The potential economic outcomes resulting from a flat rate of income tax have been the subject of an ongoing academic and political debate. Many observers have suggested that the introduction of a flat tax would be beneficial for a country’s economy, having a positive influence on the labor market and the gross domestic product by enhancing incentives to work, save, invest, and take risks. A flat tax also significantly simplifies income taxation which increases tax compliance and reduces tax planning, avoidance, and evasion. However, despite flat taxes being on the political agenda in many countries, in practice their implementation has mostly been restricted to the transition economy countries of Eastern Europe. There is no one single flat tax system in place in these countries though; one rate does not fit all.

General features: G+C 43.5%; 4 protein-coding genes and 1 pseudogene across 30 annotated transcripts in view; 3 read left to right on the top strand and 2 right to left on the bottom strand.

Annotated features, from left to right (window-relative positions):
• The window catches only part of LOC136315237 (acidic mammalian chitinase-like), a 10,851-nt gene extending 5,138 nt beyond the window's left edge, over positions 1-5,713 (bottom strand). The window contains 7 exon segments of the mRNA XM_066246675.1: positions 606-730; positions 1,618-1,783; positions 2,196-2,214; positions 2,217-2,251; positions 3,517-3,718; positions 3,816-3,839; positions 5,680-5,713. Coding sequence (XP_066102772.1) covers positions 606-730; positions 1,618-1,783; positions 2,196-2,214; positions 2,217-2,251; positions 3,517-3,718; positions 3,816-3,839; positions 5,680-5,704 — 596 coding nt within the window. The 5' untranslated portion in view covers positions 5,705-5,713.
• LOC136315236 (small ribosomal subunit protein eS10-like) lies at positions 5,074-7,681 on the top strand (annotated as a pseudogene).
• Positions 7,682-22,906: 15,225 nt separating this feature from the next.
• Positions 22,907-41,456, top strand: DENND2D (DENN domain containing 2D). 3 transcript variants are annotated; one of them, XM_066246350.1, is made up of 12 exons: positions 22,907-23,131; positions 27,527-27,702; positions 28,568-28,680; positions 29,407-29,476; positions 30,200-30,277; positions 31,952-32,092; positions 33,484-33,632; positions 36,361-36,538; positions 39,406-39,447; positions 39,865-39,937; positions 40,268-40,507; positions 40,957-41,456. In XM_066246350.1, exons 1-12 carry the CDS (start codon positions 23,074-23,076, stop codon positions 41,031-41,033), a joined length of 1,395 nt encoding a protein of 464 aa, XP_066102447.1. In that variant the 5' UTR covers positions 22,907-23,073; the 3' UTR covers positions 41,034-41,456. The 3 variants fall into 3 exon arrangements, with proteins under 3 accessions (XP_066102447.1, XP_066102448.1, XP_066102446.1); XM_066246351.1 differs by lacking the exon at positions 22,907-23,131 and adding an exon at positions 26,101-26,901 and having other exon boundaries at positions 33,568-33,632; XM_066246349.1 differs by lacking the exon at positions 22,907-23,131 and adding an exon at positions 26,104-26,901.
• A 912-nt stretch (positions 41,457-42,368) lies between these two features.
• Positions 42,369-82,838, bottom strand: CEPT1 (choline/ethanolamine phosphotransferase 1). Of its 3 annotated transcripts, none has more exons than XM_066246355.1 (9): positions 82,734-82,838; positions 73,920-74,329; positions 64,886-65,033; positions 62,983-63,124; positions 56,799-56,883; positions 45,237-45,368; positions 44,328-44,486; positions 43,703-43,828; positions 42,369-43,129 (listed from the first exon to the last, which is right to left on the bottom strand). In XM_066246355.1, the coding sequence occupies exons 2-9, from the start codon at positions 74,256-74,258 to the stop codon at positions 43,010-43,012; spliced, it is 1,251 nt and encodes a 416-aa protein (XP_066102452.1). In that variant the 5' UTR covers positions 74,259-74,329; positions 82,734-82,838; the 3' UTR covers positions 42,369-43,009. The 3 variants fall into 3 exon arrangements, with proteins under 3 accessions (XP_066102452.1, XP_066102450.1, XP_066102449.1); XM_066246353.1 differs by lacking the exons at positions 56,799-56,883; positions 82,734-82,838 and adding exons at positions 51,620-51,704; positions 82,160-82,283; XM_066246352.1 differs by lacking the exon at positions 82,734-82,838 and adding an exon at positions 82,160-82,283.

Flat tax systems are likely to increase labor supply and employment.
Flat tax systems can lead to a simplification of the tax system.
Lower administrative and compliance costs can result from flat tax systems.
Flat tax systems are likely to lead to redistribution at the expense of the middle class.
Redistribution might cause political opposition.
Flatness of the tax schedule itself is not necessary for the positive effects of tax reform.